While Women’s Suffrage was a country-wide event, the effects of it were widely seen at the local level as well. The 19th Amendment was passed by Congress on June 4, 1919 and ratified on August 18, 1920. The amendment guaranteed the right to vote for women after decades of protest and agitation. And even then, it seemed like it came much later than it should’ve. The Suffrage Movement was discussed as early as 1848 with the first attempt to organize occurring in Seneca Falls, New York. It was decided that this meeting began the suffrage movement. “The Declaration of Sentiments” was written by Elizabeth Candy Stanton during this time which created an agenda for women’s rights. Because of the federal system, the women’s right to vote could be achieved via either a federal or state constitutional amendment. However, since the electorate was composed of a mostly hostile white male constituency, there was no hope for women’s suffrage. In 1869, the movement became a national organization known as the National American Woman Suffrage Association (NAWSA), founded by Elizabeth Candy Stanton and Susan B. Anthony, which favored lobbying congress to pass a federal amendment. A more conservative organization called the American Woman Suffrage Association (AWSA) was founded the same year and favored to amend individual state constitutions. It wasn’t until around 1910 when the women’s suffrage movement, among other reform issues like prohibition, started to move to the forefront of American politics. We see the suffrage movement now as uncontroversial while prohibition became somewhat of a political aberration.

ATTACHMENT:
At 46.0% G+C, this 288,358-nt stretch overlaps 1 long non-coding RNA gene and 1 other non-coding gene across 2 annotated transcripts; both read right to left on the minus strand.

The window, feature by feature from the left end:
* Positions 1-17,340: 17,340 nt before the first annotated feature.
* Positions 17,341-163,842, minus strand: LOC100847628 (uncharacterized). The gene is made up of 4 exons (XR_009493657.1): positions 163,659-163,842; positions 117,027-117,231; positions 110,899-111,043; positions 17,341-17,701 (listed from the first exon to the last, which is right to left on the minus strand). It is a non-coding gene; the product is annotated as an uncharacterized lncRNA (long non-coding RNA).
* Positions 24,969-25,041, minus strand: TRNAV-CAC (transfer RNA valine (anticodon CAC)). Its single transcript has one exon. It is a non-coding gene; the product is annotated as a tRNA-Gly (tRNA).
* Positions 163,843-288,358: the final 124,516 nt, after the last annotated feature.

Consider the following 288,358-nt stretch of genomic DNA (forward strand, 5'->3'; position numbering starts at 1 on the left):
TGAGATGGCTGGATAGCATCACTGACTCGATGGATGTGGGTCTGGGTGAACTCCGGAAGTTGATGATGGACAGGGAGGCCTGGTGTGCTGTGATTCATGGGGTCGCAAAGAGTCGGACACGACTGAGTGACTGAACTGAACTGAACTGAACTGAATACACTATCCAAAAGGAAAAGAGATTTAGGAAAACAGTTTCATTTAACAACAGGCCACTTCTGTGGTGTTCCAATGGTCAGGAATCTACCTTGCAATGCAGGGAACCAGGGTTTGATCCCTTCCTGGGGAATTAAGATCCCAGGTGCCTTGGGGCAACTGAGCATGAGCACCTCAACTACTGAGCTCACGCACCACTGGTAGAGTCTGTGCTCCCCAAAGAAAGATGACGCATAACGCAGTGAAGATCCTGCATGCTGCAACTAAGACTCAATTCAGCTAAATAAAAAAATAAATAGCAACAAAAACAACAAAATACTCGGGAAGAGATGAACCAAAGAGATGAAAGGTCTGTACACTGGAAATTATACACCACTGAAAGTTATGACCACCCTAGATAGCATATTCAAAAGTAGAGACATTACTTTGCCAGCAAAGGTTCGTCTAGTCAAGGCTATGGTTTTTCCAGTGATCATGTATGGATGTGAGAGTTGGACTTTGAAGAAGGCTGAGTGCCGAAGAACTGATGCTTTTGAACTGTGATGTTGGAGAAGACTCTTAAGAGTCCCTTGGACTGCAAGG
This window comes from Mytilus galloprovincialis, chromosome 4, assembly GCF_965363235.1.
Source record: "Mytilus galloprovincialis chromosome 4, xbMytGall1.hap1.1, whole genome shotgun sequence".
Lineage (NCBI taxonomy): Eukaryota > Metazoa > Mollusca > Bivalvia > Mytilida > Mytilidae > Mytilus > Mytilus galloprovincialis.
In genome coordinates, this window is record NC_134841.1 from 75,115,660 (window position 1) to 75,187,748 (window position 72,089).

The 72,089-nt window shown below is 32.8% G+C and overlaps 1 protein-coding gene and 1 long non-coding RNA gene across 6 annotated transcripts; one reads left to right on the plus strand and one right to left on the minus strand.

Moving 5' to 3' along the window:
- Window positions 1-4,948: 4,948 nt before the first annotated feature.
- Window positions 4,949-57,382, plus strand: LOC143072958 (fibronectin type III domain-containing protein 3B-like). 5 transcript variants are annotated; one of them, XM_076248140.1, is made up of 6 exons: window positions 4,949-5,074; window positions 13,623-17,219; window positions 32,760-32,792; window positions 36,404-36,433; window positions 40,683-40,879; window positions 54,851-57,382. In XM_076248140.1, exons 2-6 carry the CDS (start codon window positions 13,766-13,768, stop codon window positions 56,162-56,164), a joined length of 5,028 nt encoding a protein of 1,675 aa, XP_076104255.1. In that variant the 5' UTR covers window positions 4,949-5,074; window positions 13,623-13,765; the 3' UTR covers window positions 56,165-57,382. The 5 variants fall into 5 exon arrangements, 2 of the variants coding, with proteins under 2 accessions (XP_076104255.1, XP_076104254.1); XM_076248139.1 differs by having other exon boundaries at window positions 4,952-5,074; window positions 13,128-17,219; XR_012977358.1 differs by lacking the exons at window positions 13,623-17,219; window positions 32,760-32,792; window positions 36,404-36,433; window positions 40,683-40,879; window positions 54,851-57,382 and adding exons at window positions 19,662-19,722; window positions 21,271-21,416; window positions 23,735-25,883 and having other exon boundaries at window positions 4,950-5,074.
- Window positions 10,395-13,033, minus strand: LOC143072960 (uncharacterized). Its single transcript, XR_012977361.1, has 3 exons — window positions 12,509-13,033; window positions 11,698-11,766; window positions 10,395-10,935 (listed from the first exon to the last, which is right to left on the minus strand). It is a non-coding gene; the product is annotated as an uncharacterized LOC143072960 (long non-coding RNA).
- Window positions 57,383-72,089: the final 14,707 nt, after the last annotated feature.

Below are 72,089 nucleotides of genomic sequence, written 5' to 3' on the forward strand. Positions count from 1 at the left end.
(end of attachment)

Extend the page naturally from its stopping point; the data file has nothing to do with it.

The State of Ohio had a lot of early suffrage activity along with two women’s rights conventions. At the Ohio Women’s Rights Convention in Akron, Sojourner Truth delivered her memorable speech “Ain’t I a woman?” Harriet Taylor Upton, mentored by Susan B. Anthony, served as treasurer for NAWSA and as president of Ohio Woman Suffrage Association from 1899 up until 1920. In 1916, Suffragists were certain of Democrat’s help and understood that the suffrage movement couldn’t win as a partisan issue. In the 1916 presidential election, it was pointed out that Woodrow Wilson, a Democrat, voted for suffrage claiming, “We recommend the extension of the franchise to the women of the country by the States upon the same terms as to men.”1“Wilson’s Stand on Votes for Women Contrasted with Hughes’ Wabbling.” The Delaware Daily Journal-herald, November 4, 1916. His opponent Charles E. Hughes, a Republican, did not vote for suffrage and stated that “suffrage is the result of social unrest, that it will cause sex antagonism, and that it raises a disturbance which might as well be stopped.”2Ibid.